Other Finals Results

  • Alexander Krasnykh won the men’s 400 free in 3:45.84, followed by Vyacheslav Andrusenko in 3:47.25. Both swimmers qualify for Euros with those results. For Krasnykh, that misses his best time, done at Worlds last year, by .05 seconds. Andrusenko’s time was a personal best by a hair-short of 2 seconds.
  • Irina Krivogonova won the women’s 4oo IM in 4:47.46, taking a narrow half-a-second win over her training partner Sophia Chichaykina (4:47.99). Neither swimmer was under the time standard for Euros.
  • Anna Egorovoa won the timed-final women’s 800 free by almost 10 seconds, touching in 8:30.66. That won’t earn her a spot at Worlds, but it is a 6-second drop for the 19-year old Kaliningrad swimmer.
  • St. Petersburg won the women’s 400 free relay in 3:42.48, with Veronika Andrusenko spiltting 53.88 on a rolling start to lead the way.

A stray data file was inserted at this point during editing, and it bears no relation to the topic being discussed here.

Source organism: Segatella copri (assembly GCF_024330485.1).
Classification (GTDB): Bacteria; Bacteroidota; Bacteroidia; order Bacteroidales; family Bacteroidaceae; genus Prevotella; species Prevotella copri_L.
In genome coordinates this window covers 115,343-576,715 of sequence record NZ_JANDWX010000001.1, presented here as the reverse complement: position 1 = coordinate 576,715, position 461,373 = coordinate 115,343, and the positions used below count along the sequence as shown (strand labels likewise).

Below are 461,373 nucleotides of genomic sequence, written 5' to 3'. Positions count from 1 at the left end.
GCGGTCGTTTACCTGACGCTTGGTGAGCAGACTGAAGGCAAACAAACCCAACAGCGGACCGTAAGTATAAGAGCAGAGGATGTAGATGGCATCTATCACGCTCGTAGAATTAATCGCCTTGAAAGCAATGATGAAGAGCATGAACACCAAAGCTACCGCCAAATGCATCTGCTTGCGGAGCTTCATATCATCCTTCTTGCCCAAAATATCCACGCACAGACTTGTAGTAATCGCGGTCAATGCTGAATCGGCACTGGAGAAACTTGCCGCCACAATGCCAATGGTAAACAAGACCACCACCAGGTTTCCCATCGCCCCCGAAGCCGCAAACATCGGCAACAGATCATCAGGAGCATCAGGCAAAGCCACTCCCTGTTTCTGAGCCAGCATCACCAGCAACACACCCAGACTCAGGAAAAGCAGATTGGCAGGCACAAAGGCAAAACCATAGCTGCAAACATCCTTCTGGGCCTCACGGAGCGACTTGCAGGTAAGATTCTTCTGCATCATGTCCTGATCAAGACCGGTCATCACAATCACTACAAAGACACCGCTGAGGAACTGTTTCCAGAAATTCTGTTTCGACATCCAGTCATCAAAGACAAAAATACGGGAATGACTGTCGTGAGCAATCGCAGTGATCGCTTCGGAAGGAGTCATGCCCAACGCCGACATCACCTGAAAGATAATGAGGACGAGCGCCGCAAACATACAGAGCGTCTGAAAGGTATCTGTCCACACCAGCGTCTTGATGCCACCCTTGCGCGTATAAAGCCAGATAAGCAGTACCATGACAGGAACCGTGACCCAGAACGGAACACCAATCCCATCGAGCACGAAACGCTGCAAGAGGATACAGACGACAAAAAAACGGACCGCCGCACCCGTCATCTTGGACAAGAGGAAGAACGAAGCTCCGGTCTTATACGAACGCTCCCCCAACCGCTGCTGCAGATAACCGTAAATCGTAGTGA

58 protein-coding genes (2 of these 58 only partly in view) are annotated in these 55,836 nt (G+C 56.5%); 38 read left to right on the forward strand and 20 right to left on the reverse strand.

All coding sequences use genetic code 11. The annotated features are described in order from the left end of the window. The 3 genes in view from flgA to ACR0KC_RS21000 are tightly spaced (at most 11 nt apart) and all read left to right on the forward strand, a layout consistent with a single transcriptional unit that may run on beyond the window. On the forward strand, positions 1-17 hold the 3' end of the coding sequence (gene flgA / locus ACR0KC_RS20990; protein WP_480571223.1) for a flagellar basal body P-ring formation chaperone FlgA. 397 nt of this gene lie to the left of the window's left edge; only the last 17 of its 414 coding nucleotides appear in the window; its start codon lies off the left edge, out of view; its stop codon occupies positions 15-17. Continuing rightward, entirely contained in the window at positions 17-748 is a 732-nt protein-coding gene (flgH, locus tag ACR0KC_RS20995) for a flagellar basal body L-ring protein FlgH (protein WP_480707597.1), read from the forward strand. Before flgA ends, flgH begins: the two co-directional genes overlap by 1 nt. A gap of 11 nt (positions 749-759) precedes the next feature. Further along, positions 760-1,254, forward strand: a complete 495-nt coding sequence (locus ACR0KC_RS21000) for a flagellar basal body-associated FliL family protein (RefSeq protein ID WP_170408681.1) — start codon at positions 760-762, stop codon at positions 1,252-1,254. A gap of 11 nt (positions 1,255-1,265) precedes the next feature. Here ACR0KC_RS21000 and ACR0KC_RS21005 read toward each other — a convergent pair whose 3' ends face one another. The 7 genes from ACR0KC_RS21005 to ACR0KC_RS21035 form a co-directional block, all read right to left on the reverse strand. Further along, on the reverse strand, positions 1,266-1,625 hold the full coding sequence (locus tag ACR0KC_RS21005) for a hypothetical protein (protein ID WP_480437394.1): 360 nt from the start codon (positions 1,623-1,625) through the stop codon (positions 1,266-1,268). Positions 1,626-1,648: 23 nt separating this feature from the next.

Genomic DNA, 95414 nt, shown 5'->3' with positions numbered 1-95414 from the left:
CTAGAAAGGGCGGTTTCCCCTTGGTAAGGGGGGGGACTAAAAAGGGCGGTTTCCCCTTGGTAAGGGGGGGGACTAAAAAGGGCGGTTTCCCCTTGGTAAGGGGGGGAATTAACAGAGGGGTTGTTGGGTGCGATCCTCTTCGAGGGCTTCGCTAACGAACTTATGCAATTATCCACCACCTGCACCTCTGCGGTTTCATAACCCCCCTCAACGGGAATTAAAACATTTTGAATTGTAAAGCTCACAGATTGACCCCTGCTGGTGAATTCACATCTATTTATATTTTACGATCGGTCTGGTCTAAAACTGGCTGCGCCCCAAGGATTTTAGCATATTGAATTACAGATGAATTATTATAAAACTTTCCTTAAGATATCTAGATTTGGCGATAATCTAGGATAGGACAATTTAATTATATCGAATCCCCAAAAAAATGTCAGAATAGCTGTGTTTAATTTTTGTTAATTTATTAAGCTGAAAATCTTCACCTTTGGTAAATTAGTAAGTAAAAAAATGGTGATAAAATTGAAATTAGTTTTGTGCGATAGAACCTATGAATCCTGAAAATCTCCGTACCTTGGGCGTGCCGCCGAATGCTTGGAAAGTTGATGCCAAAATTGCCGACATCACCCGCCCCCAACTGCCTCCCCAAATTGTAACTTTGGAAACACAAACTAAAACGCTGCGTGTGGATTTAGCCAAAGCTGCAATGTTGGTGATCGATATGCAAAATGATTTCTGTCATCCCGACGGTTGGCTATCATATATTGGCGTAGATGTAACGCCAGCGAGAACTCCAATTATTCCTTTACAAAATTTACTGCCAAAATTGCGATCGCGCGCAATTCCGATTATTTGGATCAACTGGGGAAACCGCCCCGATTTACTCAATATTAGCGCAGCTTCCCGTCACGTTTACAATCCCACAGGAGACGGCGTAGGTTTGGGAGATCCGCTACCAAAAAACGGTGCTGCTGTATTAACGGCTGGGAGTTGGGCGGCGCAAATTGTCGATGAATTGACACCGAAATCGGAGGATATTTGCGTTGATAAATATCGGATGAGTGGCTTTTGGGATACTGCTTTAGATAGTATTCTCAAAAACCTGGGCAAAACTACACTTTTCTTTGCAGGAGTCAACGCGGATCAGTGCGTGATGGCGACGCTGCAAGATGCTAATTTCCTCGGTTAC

• Moscow won the men’s relay in 3:14.48, with all 4 of their legs splitting sub-49. That included a 48.76 anchor from Morozov and Andrey Zhilkin splitting a field-best 48.36 on the 2nd leg.

Finals Results By Event (in Russian)



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Sean S

Kolesnikov is a monster. Already half a second off his 50 since European juniors this year. He has a really good shot to break 53 at this meet. Probably not clean, but I’ll enjoy watching it either way.


Is the “probably not clean” comment really needed? He hasn’t tested positive yet and he will continue to be tested throughout his career. Until proven otherwise why try to downplay his accomplishments?

Scott Morgan

The evidence of state-doping, and the connection to national teams, is overwhelming. I am entirely skeptical of his “achievements.” Burden of proof is on him/Team Russia. (Efimova has TWO negative tests: should be a lifetime ban).